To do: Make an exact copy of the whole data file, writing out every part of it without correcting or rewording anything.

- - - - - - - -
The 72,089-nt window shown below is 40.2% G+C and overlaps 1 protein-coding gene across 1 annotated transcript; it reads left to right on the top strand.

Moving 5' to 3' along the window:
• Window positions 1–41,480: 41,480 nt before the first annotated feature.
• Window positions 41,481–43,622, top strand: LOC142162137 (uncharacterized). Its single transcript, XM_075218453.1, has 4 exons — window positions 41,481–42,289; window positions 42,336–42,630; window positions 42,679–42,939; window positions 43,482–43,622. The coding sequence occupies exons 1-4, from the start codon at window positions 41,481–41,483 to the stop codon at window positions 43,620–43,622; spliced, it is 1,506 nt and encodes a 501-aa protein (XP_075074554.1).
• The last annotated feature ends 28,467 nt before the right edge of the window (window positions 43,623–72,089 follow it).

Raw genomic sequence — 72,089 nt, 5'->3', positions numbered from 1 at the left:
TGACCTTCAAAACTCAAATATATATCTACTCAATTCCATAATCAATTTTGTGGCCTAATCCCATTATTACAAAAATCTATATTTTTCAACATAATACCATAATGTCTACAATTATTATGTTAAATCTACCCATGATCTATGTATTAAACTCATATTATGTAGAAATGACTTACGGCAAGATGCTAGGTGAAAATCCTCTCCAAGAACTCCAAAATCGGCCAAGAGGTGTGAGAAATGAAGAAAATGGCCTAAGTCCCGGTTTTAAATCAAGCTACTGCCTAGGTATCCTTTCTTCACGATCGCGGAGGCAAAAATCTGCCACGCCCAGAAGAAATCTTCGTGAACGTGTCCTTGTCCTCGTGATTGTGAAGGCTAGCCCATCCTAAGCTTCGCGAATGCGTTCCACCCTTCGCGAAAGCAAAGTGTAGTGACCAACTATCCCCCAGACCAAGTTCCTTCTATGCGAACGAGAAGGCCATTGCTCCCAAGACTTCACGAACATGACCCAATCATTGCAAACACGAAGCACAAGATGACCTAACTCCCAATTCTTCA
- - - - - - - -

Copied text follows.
The 72,089-nt window shown below is 40.2% G+C and overlaps 1 protein-coding gene across 1 annotated transcript; it reads left to right on the top strand.

Moving 5' to 3' along the window:
• Window positions 1–41,480: 41,480 nt before the first annotated feature.
• Window positions 41,481–43,622, top strand: LOC142162137 (uncharacterized). Its single transcript, XM_075218453.1, has 4 exons — window positions 41,481–42,289; window positions 42,336–42,630; window positions 42,679–42,939; window positions 43,482–43,622. The coding sequence occupies exons 1-4, from the start codon at window positions 41,481–41,483 to the stop codon at window positions 43,620–43,622; spliced, it is 1,506 nt and encodes a 501-aa protein (XP_075074554.1).
• The last annotated feature ends 28,467 nt before the right edge of the window (window positions 43,623–72,089 follow it).

Raw genomic sequence — 72,089 nt, 5'->3', positions numbered from 1 at the left:
TGACCTTCAAAACTCAAATATATATCTACTCAATTCCATAATCAATTTTGTGGCCTAATCCCATTATTACAAAAATCTATATTTTTCAACATAATACCATAATGTCTACAATTATTATGTTAAATCTACCCATGATCTATGTATTAAACTCATATTATGTAGAAATGACTTACGGCAAGATGCTAGGTGAAAATCCTCTCCAAGAACTCCAAAATCGGCCAAGAGGTGTGAGAAATGAAGAAAATGGCCTAAGTCCCGGTTTTAAATCAAGCTACTGCCTAGGTATCCTTTCTTCACGATCGCGGAGGCAAAAATCTGCCACGCCCAGAAGAAATCTTCGTGAACGTGTCCTTGTCCTCGTGATTGTGAAGGCTAGCCCATCCTAAGCTTCGCGAATGCGTTCCACCCTTCGCGAAAGCAAAGTGTAGTGACCAACTATCCCCCAGACCAAGTTCCTTCTATGCGAACGAGAAGGCCATTGCTCCCAAGACTTCACGAACATGACCCAATCATTGCAAACACGAAGCACAAGATGACCTAACTCCCAATTCTTCA